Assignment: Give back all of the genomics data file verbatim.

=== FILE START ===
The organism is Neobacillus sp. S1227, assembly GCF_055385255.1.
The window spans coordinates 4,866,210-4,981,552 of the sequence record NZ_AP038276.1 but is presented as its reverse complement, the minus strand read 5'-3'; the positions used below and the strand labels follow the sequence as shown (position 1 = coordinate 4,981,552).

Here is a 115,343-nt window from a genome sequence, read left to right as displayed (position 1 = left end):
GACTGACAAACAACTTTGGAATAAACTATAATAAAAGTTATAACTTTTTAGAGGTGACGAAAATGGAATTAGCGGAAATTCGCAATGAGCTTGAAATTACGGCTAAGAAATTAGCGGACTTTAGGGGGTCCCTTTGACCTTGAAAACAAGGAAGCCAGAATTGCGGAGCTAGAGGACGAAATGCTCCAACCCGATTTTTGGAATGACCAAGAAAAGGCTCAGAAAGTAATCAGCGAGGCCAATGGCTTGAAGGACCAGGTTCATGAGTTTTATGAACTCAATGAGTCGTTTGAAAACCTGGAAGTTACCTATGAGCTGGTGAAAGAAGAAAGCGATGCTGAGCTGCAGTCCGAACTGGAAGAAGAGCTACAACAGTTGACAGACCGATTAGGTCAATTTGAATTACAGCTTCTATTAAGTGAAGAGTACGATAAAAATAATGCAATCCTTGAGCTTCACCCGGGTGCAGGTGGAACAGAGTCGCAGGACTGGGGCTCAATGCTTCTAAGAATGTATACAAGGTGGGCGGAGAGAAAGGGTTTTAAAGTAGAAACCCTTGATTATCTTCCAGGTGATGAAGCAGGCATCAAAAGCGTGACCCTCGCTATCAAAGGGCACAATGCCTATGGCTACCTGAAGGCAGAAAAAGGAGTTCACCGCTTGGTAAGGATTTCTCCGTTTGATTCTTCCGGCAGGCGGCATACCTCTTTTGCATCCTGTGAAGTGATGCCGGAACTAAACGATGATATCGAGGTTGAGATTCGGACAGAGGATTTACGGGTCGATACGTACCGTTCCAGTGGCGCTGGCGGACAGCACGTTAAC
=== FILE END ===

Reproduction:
The organism is Neobacillus sp. S1227, assembly GCF_055385255.1.
The window spans coordinates 4,866,210-4,981,552 of the sequence record NZ_AP038276.1 but is presented as its reverse complement, the minus strand read 5'-3'; the positions used below and the strand labels follow the sequence as shown (position 1 = coordinate 4,981,552).

Here is a 115,343-nt window from a genome sequence, read left to right as displayed (position 1 = left end):
GACTGACAAACAACTTTGGAATAAACTATAATAAAAGTTATAACTTTTTAGAGGTGACGAAAATGGAATTAGCGGAAATTCGCAATGAGCTTGAAATTACGGCTAAGAAATTAGCGGACTTTAGGGGGTCCCTTTGACCTTGAAAACAAGGAAGCCAGAATTGCGGAGCTAGAGGACGAAATGCTCCAACCCGATTTTTGGAATGACCAAGAAAAGGCTCAGAAAGTAATCAGCGAGGCCAATGGCTTGAAGGACCAGGTTCATGAGTTTTATGAACTCAATGAGTCGTTTGAAAACCTGGAAGTTACCTATGAGCTGGTGAAAGAAGAAAGCGATGCTGAGCTGCAGTCCGAACTGGAAGAAGAGCTACAACAGTTGACAGACCGATTAGGTCAATTTGAATTACAGCTTCTATTAAGTGAAGAGTACGATAAAAATAATGCAATCCTTGAGCTTCACCCGGGTGCAGGTGGAACAGAGTCGCAGGACTGGGGCTCAATGCTTCTAAGAATGTATACAAGGTGGGCGGAGAGAAAGGGTTTTAAAGTAGAAACCCTTGATTATCTTCCAGGTGATGAAGCAGGCATCAAAAGCGTGACCCTCGCTATCAAAGGGCACAATGCCTATGGCTACCTGAAGGCAGAAAAAGGAGTTCACCGCTTGGTAAGGATTTCTCCGTTTGATTCTTCCGGCAGGCGGCATACCTCTTTTGCATCCTGTGAAGTGATGCCGGAACTAAACGATGATATCGAGGTTGAGATTCGGACAGAGGATTTACGGGTCGATACGTACCGTTCCAGTGGCGCTGGCGGACAGCACGTTAAC